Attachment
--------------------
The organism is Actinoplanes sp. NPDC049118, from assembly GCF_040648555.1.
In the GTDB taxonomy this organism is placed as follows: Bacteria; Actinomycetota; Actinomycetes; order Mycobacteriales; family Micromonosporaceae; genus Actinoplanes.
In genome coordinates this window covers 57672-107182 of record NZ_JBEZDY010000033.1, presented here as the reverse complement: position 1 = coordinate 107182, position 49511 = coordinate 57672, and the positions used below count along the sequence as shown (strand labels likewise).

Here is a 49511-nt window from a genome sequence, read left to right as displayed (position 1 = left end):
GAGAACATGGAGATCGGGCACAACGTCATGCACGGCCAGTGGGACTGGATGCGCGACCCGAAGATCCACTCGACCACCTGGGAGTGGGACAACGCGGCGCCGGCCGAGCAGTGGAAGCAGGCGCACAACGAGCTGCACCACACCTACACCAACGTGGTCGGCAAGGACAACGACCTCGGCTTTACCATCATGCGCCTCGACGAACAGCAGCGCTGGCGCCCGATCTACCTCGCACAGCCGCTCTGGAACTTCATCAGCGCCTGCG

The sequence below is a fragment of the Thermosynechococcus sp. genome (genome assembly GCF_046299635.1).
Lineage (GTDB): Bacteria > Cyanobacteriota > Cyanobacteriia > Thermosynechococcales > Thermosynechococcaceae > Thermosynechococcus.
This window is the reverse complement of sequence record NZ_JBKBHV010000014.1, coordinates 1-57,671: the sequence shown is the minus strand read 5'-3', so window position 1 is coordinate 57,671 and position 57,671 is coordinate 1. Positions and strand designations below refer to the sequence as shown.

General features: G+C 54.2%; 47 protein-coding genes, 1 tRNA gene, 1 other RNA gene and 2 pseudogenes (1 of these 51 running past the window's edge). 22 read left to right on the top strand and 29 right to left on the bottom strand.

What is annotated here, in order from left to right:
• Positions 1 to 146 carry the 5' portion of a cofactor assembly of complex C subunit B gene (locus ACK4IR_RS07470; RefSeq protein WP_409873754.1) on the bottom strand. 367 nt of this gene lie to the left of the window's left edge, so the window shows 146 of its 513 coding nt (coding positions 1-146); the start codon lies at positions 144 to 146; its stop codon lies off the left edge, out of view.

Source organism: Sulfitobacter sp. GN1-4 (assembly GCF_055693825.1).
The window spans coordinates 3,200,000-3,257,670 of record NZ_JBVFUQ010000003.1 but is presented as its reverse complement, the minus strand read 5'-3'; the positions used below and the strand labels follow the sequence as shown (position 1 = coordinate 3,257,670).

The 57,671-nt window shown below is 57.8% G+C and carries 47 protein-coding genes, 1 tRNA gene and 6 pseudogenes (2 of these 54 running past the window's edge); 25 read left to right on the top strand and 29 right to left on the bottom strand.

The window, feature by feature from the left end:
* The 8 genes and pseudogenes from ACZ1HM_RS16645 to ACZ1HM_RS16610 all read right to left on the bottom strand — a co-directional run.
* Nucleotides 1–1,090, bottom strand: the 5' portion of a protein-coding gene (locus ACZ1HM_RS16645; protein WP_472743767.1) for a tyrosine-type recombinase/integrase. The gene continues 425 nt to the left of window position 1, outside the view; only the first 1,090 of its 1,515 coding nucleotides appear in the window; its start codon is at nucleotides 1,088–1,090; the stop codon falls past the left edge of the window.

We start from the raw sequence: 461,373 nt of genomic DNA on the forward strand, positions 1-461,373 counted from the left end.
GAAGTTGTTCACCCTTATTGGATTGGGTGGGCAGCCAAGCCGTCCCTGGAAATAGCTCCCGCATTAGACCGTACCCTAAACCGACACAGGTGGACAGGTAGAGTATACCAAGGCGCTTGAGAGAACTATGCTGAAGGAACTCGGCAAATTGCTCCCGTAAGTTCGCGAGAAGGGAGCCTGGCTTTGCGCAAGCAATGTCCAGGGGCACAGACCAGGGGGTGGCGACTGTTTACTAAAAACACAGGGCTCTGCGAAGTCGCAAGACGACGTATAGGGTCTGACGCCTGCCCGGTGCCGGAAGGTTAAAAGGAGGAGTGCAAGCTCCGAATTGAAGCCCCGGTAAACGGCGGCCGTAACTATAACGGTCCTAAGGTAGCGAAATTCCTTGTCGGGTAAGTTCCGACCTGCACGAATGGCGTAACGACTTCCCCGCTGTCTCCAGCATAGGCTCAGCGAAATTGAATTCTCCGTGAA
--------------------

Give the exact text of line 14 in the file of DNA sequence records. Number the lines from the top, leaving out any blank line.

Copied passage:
The 57,671-nt window shown below is 57.8% G+C and carries 47 protein-coding genes, 1 tRNA gene and 6 pseudogenes (2 of these 54 running past the window's edge); 25 read left to right on the top strand and 29 right to left on the bottom strand.